NCR Corporation Enterprise Case Study – Executive Summary

NCR chose Teradata's Enterprise Data Warehouse to globalize, centralize, and integrate its vast store of information resources.

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Enterprise Data Warehouse Delivers Cost Savings and Process Efficiencies

Founded in 1884 in Dayton, Ohio, the NCR Corporation is now a $5.6B NYSElisted company providing technology solutions worldwide in the retail, financial, insurance, communications, manufacturing, and travel and transportation industries. NCR solutions include store automation and automated teller machines, consulting services, media products, and hardware technology.

When acquired by AT&T in 1991, NCR operated on an autonomous country- and product-centric structure, in which each country made its own decisions about product and service offerings, marketing, and pricing, and developed its own processes and reporting norms. Under the country model, dozens of different financial and operational applications were required to capture the total results of the company, by no means an enterprise solution.

In 1997, when NCR was spun off on its own again, company operations were losing substantial amounts of money each day. The spin-off provided NCR with the much-needed funds to engage in the deep process changes required to maintain and strengthen its competitive position in the global market and undertake the transformation to a truly global enterprise.

The goal was to move from a primarily hardware-focused and country-centric organizational model to an integrated, solution-oriented business structure with a global focus. To do this, NCR needed to globalize, centralize, and integrate its vast store of information resources. Only then could it gain effective control over the necessary business changes. NCR's Enterprise Data Warehouse (EDW) initiative was critical to the company's successful transformation and would be vital to the successful deployment of a new worldwide, single-instance, Enterprise Resource Planning (ERP) system planned for several years later.

NCR Finance and Worldwide Customer Services (WCS) led the drive for implementation of the EDW. Business teams from Finance and WCS, Financial Information Delivery (FID) and Global Information Systems (GIS) respectively, worked closely with the EDW team to ensure that Information Technology (IT) understood the business requirements for the new structure. The Teradata® system was chosen for its scalability, its flexibility to support unstructured queries and high numbers of concurrent users, and its relatively low maintenance costs.

The enormous potential of the EDW spread throughout the company, driving organizational and process changes in Finance, where the financial close cycle was reduced from 14 days to six and worldwide reporting integrity standards were established; in WCS, where individual customer profitability profiles and improvement plans were made possible; and in Sales and Marketing, Operations and Inventory Management, and Human Resources. ERP operational standardization and a dramatic improvement in the business of serving its customers, mean NCR is poised for the future. Internally and externally, NCR has become a global solution provider, supported by global business processes.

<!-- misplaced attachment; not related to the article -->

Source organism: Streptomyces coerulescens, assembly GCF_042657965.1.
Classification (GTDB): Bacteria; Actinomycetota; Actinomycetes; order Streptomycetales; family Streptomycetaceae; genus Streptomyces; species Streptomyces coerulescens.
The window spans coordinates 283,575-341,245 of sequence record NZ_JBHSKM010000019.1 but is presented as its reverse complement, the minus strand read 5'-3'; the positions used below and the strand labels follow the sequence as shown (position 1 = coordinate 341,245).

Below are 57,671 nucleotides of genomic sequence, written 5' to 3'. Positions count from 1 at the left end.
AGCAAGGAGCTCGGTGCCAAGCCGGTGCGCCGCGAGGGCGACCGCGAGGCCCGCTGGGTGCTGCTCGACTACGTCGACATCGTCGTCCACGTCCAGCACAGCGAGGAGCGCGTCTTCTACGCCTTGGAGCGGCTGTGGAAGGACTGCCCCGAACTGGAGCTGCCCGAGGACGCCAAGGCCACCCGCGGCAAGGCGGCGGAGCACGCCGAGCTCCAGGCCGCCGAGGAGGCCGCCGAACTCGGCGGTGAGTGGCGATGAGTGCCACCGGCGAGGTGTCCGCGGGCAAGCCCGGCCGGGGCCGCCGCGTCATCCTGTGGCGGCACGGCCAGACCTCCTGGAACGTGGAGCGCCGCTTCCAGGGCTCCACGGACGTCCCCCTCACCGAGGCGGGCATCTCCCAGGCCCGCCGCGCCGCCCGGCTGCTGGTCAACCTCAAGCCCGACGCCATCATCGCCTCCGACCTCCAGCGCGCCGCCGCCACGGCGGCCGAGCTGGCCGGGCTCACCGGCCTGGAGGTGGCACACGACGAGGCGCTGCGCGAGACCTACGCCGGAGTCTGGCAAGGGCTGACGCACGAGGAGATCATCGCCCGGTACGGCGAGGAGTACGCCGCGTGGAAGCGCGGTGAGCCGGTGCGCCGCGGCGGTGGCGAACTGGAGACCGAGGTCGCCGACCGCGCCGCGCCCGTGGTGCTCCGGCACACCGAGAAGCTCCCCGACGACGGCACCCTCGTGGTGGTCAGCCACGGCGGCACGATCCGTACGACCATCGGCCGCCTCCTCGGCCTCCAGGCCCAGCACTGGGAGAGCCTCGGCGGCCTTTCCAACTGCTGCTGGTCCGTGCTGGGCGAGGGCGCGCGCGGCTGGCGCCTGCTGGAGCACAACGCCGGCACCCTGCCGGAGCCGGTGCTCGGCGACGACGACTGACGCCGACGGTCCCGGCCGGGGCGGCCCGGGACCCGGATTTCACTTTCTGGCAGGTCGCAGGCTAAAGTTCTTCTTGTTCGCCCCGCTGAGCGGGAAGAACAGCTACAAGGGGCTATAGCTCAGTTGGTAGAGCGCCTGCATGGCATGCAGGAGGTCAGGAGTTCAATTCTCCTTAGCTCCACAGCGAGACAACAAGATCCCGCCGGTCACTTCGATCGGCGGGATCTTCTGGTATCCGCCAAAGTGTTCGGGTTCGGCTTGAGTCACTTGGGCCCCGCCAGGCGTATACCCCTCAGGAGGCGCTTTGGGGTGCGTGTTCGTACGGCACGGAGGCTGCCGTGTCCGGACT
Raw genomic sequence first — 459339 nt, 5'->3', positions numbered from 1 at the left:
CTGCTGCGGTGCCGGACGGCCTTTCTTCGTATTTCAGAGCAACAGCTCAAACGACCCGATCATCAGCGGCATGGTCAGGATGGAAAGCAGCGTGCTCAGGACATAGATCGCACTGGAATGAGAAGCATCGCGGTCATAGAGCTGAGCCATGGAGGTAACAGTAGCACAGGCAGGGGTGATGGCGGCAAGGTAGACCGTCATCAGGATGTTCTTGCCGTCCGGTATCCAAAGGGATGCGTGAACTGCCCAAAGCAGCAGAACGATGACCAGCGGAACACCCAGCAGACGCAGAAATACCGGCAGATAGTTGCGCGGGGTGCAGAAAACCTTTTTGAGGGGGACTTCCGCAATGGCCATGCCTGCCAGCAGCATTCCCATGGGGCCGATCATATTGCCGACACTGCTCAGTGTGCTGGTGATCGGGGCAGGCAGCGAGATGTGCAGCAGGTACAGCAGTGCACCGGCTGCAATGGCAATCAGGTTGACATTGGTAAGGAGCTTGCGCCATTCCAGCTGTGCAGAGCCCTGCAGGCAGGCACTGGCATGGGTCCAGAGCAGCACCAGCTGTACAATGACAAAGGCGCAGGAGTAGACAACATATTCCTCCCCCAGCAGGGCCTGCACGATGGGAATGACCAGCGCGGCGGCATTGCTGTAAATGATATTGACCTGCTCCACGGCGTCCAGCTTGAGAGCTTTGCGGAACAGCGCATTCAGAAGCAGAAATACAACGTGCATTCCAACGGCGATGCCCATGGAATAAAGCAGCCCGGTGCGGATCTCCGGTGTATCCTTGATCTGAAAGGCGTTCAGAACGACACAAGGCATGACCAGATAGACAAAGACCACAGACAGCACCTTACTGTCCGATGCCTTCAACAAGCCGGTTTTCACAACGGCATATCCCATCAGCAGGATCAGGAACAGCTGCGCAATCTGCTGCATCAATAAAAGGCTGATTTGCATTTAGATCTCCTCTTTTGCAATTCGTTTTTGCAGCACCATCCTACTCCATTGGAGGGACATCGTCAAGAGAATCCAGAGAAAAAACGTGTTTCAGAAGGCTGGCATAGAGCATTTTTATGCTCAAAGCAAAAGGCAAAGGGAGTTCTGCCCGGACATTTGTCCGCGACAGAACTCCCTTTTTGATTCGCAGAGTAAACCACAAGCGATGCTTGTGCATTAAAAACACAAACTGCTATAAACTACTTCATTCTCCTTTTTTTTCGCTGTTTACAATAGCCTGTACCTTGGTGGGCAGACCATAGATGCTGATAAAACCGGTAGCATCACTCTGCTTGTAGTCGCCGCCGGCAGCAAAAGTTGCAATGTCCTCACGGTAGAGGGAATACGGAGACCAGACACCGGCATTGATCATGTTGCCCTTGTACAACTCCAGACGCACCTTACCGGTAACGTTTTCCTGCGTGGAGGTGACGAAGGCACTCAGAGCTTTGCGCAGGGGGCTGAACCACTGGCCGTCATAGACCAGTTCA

The returns have already been superb. Not only has the EDW project proved to be more than self-funding at the project cost level, but revenue generation is around the corner. Some of the benefits include $100M annual savings in inventory carrying costs, $200M sustainable reduction in accounts receivable, $50M reduction in annual finance costs, and $22M cost savings over the first five years of the EDW implementation for WCS.

There is still much to be done and significant value to be realized by the project. Beyond cost savings and process efficiencies, the strategy going forward is to use the EDW to drive growth.

Although the EDW project was not undertaken as a profit-producing opportunity, it was self funding. The cost savings far exceeded the expense of implementation. As the EDW matures, growth-focused goals are developing and the EDW will drive profits in the future. The quantified benefits of the EDW speak for themselves. There are many more benefits of a qualitative nature. Below is a sampling of both.

Qualitative Benefits

  • Reduced financial close cycle from 14 days to six
  • Heightened reporting integrity to corporate standards
  • Created individual customer profitability profiles and improvement plans
  • Provided consistent worldwide reporting processes
  • Improved on-time delivery
  • Decreased obsolescence due to enhanced inventory management

Quantified Benefits

  • $50 million reduction in annual finance controllership costs
  • $200 million sustainable reduction in accounts receivable which translates into $20 million per year savings in accounts receivable carrying cost
  • $100 million sustainable reduction in finished inventory, which in turn equals a $10 million per year savings in inventory carrying cost
  • $22 million cost savings over the first five years of the EDW implementation for WCS including automation of the SLA reporting to customers; headcount savings; and lower customer maintenance costs
  • $10M for improved supply chain management
  • $6.1 million NPV of cost reductions over five years as a result of reducing headcount from the F&A reporting function
  • $3.5 million reduction in telecommunications costs
  • $3M savings through the reduction of ERP transition costs
  • $1.7 million saved on report development costs in the rollout from Oracle 10.7 and 11 to 11i, for reports that don't have to be custom written for Oracle

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